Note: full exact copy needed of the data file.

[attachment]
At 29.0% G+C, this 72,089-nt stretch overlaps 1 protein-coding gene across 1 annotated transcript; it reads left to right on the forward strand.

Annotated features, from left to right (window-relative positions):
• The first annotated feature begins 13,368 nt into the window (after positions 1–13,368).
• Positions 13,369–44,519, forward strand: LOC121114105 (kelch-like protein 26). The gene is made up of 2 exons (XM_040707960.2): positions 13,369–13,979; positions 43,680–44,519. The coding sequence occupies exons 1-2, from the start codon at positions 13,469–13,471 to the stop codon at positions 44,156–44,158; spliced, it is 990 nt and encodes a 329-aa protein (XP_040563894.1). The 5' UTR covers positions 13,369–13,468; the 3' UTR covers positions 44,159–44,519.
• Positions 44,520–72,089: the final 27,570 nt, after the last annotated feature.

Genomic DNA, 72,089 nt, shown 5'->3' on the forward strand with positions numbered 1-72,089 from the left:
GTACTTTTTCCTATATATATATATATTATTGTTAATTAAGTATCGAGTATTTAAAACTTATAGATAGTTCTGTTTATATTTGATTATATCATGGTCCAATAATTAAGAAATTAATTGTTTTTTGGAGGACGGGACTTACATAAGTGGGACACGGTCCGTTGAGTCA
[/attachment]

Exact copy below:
At 29.0% G+C, this 72,089-nt stretch overlaps 1 protein-coding gene across 1 annotated transcript; it reads left to right on the forward strand.

Annotated features, from left to right (window-relative positions):
• The first annotated feature begins 13,368 nt into the window (after positions 1–13,368).
• Positions 13,369–44,519, forward strand: LOC121114105 (kelch-like protein 26). The gene is made up of 2 exons (XM_040707960.2): positions 13,369–13,979; positions 43,680–44,519. The coding sequence occupies exons 1-2, from the start codon at positions 13,469–13,471 to the stop codon at positions 44,156–44,158; spliced, it is 990 nt and encodes a 329-aa protein (XP_040563894.1). The 5' UTR covers positions 13,369–13,468; the 3' UTR covers positions 44,159–44,519.
• Positions 44,520–72,089: the final 27,570 nt, after the last annotated feature.

Genomic DNA, 72,089 nt, shown 5'->3' on the forward strand with positions numbered 1-72,089 from the left:
GTACTTTTTCCTATATATATATATATTATTGTTAATTAAGTATCGAGTATTTAAAACTTATAGATAGTTCTGTTTATATTTGATTATATCATGGTCCAATAATTAAGAAATTAATTGTTTTTTGGAGGACGGGACTTACATAAGTGGGACACGGTCCGTTGAGTCA